Michael Selden

It's been a long while since I last read The Yearling, maybe twenty or twenty-five years. My memory of its details was rather vague, although I knew the tone and some of the plot. It was refreshing to read again and to see the world of early Florida and the rich characters brought to life.Rawlings descriptive narrations of the world around the main character (Jody) are among the bestI've read. The detail and feel of the place took me back to the area—I did my undergraduate work at the Univ. of Florida, very close to where she lived when she wrote this book.The cast of characters were varied, from the boisterous Foresters to the more sedate and ruminative Penny Baxter (Jody's father). I'd classify this as a Middle Grade book—a young boy finding his place in the world—and you can see how his relationship with his father and the yearling form a kind of allegory about growing up. I won't say more about the plot since I would rather the author tell the story, but I will say that this book is worth reading.


This book was a delight for me to read. The descriptions of the Florida swamps and the storms reminded me so much of Texas. I loved the vernacular of the characters. There are still people in Texas who talk just like them, act just like them, and live just like them. It is a coming of age tale about a young boy named Jody. It was as true to life as coming of age gets. I don't think growing up always happens slowly over time, but in an instant. Death, illness, and hardship often cause people to have to grow up overnight. Jody had to. The writing was so well done and so descriptive that for a relatively simple story and plot the 400 pages went quickly. There were some things in the book that I just loved1. the young boy "Fodder-wing" -- he is a crippled boy born into a rough family where everyone is expected to hunt their keep. His family seems not to care about anything and anyone except him. They truly love him and mourn him when he dies -- the Mom says that the good Lord could have taken anyone of her "rough" men and she might not have even been sad, but to take li'l ole Fodder-wing was hard for her to bear. 2. The relationship between Ory and Penny. Ory -- an ugly, chubby woman who no other man wanted and Penny, and skinny, homely man who are eeking out a living together -- hoping for a family and ultimately burying 5 or 6 children -- all of them except Jody. They both love eachother and loathe eachother.3. Buck -- I think there are just people like him. It was fun to read about him -- not content to stay still and farm -- he wanted to be on the go making his way, the hard way -- but always honest and hardworking4. Lem -- a man who no matter what was bound to be bitter about something. I just thought these characters and their relationships was so true to real life.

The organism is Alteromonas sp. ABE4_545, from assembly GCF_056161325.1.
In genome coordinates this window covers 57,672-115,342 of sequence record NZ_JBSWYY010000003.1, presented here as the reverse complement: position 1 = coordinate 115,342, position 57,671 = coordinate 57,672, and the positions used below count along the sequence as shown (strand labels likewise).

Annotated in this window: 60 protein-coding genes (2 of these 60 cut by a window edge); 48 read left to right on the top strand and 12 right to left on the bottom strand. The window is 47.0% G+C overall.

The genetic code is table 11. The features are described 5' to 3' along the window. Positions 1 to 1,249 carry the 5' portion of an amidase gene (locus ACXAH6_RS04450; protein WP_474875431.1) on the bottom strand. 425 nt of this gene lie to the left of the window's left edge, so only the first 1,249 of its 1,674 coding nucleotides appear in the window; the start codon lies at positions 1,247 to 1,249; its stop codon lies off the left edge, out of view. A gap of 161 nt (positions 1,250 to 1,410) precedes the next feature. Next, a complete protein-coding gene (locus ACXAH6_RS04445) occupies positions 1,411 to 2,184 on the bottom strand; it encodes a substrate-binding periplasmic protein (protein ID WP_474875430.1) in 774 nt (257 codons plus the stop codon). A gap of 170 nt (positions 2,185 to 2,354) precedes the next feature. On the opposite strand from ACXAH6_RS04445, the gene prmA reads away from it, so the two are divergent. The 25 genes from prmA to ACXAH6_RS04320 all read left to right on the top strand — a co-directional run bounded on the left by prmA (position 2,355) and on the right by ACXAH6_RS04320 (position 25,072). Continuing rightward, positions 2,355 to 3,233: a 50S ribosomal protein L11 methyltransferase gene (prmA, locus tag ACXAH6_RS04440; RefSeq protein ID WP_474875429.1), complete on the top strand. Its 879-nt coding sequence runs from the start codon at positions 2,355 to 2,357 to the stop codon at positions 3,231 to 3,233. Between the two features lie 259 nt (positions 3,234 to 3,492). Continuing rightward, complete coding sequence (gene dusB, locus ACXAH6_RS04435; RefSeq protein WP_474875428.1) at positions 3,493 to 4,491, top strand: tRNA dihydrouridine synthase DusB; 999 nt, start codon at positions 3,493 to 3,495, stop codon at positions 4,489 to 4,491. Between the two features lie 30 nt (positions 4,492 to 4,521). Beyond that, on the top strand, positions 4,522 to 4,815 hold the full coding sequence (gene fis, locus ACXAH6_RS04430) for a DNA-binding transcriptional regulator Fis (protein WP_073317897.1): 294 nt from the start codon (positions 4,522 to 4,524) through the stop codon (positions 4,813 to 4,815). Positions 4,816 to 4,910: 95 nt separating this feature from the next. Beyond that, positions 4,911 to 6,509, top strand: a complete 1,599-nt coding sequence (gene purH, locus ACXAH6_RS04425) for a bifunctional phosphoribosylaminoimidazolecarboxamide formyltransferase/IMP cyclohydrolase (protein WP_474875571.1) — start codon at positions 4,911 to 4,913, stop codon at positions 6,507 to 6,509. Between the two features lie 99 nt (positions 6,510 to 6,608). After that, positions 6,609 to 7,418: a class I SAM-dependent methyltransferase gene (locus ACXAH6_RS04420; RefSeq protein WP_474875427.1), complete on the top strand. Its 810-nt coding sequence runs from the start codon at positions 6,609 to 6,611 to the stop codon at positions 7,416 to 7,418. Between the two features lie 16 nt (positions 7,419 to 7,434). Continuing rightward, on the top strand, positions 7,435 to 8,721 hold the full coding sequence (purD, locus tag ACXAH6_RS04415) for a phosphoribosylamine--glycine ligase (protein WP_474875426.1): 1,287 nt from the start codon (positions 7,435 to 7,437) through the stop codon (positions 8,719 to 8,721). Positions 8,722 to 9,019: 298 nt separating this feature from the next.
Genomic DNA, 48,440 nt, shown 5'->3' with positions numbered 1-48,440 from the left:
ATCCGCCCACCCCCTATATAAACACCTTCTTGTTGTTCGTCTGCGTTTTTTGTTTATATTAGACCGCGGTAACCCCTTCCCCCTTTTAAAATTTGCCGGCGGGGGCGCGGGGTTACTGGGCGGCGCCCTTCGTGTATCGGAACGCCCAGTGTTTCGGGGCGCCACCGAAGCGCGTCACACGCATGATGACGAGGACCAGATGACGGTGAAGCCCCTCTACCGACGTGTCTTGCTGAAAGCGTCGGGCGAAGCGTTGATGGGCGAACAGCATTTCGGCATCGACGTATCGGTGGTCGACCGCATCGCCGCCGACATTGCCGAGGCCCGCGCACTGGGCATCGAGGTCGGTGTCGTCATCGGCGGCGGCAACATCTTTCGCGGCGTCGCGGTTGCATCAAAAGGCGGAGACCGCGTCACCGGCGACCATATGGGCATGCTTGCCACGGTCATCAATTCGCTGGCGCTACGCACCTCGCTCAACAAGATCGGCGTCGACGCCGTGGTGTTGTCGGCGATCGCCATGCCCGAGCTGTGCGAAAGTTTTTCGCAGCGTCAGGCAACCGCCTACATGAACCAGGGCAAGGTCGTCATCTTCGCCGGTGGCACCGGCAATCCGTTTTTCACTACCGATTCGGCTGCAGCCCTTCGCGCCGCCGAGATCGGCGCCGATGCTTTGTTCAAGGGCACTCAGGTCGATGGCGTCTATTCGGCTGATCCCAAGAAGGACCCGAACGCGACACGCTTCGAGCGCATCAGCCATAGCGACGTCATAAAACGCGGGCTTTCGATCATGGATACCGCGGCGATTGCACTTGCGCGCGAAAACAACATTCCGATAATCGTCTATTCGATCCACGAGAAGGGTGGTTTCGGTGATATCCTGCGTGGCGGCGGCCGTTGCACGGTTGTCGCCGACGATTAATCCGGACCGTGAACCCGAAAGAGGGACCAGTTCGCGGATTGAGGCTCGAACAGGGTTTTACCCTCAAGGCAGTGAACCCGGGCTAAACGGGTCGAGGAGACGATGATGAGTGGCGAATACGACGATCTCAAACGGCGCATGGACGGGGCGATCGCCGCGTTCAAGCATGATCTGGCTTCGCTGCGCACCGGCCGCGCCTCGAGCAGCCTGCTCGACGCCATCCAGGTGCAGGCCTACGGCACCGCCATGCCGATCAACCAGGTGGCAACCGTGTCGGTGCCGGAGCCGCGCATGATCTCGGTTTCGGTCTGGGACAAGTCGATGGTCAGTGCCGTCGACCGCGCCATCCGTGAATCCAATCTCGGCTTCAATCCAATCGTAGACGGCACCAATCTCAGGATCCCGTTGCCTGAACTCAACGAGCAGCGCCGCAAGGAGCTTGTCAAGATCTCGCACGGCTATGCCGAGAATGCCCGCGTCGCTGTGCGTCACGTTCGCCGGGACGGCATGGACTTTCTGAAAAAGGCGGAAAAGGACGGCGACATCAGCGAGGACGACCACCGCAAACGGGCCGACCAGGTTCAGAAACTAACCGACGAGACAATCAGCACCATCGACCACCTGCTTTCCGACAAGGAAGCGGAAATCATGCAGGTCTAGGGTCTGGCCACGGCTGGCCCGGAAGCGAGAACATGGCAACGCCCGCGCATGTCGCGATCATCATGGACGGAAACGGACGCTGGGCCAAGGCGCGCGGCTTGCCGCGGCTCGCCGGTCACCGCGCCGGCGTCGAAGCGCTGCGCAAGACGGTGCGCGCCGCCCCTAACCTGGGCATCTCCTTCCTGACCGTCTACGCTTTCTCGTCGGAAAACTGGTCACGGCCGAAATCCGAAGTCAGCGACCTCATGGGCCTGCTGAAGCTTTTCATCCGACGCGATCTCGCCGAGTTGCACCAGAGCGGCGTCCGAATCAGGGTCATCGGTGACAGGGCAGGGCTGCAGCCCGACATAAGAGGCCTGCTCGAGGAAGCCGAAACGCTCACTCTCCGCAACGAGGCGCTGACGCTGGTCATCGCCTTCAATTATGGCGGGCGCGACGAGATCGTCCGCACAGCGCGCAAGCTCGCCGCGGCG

It took me awhile to get (or should I say "git") used to the backwoods language used in the book. It was interesting to read about that way of life. I prepared myself for tears and I wasn't disappointed.